Houthi Rebels Remain In Place In Yemen's Capital Despite Deal
Shiite Houthi rebels remain positioned outside the residence of Yemen's president despite reports of a deal that would have seen them withdrawing in exchange for major concessions. Today's developments raises doubts about the scope of a solution to the unrest that has engulfed the U.S. ally.
As we reported Wednesday, the deal called for the Houthis to withdraw from parts of the capital, Sanaa, including President Abed Rabbo Mansour Hadi's house, and to free his chief of staff, Ahmed Awad bin Mubarak, who was abducted over the weekend. In exchange, Hadi agreed to concessions. In the past, the Houthis have demanded that the constitution be amended, and their representation in parliament and state institutions expanded.
Witnesses and an Associated Press reporter said heavily armed rebels were stationed today outside Hadi's home, west of Sanaa. There also appeared to be no sign rebels had freed Mubarak.
We reported Wednesday on the background to this week's violence in Sanaa:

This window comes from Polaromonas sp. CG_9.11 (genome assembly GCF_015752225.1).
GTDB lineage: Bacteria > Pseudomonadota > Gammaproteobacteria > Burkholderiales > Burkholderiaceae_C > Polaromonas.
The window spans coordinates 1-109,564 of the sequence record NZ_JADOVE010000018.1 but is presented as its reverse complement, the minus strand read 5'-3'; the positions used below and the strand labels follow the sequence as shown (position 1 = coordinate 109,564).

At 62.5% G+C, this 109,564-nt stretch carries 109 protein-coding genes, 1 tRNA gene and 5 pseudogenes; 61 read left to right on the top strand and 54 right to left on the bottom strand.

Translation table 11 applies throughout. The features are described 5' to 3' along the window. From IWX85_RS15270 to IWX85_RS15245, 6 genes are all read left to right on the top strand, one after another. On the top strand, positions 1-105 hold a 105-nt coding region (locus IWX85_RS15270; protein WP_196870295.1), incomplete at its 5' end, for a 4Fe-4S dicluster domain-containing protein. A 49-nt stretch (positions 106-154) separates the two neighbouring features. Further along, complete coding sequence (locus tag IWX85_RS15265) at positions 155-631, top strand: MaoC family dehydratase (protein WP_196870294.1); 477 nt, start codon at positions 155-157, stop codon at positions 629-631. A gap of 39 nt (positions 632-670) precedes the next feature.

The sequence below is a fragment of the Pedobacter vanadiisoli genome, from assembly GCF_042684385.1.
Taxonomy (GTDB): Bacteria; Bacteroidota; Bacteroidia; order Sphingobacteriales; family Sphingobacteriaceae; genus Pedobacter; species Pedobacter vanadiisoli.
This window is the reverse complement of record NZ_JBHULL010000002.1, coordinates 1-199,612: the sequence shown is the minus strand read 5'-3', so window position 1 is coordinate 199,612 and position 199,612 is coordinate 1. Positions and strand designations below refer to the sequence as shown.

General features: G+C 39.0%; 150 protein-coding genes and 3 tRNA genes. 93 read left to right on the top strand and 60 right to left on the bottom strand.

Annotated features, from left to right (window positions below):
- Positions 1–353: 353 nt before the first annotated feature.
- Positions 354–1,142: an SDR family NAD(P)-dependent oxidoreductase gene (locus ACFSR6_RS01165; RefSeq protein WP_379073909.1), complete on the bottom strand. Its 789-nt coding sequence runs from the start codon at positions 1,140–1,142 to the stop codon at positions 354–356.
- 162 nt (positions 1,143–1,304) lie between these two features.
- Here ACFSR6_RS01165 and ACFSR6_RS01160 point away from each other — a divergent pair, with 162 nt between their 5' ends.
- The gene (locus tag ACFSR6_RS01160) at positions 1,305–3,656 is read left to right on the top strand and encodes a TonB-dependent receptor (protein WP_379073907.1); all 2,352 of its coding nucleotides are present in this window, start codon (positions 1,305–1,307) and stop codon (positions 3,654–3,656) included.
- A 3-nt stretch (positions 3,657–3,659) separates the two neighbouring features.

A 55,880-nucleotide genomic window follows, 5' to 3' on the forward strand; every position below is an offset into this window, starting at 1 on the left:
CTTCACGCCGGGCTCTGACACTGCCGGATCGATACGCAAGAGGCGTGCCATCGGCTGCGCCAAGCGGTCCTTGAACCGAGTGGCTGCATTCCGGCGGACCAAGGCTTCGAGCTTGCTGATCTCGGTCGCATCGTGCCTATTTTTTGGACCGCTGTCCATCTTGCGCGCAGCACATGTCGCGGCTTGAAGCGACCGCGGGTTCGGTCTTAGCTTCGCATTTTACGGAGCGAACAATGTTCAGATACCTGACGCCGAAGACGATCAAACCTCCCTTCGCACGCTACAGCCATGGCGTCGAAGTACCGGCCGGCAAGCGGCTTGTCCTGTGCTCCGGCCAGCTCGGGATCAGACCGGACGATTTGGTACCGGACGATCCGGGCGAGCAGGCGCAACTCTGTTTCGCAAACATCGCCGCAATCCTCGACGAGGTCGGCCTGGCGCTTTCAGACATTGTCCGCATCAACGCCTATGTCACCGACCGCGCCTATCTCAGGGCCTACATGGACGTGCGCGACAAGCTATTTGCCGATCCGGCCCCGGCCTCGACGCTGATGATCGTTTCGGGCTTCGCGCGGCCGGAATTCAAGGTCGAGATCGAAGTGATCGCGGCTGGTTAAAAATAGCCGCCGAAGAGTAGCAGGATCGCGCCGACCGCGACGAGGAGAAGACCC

"The Houthis, who follow a strain of Shiite Islam that is close to the dominant Sunni strand of Islam, were created as a movement in 2004. They have called for greater autonomy for the north of Yemen and for the past year have pushed south toward the capital, capturing territory. The group is considered to be close to Iran. Last September, the Houthis reached Sanaa and took control of the city."
A politburo member for the Houthis, whose official name is Ansarullah, told Reuters the president's concessions were in line with a deal reached with his group in September.
"The latest agreement is a series of timed measures to implement the peace and partnership accord, which shows that Ansarullah were not planning to undermine the political process," politburo member Mohammed al-Bukhaiti told Reuters. "The agreement is satisfactory because it confirms what is most important in the partnership agreement."
He told Reuters the withdrawal of the gunmen and Mubarak's release could happen in the next three days if the authorities implement the agreement fully.
The unrest raises questions about the future of Yemen, a key U.S. ally in the war on terrorism. The country is home to al-Qaida in the Arabian Peninsula, regarded as the most successful al-Qaida franchise. Although the Shiite Houthis are opposed to al-Qaida and are battling them across the country, the group is also opposed to the U.S. and is said to be backed by Iran.
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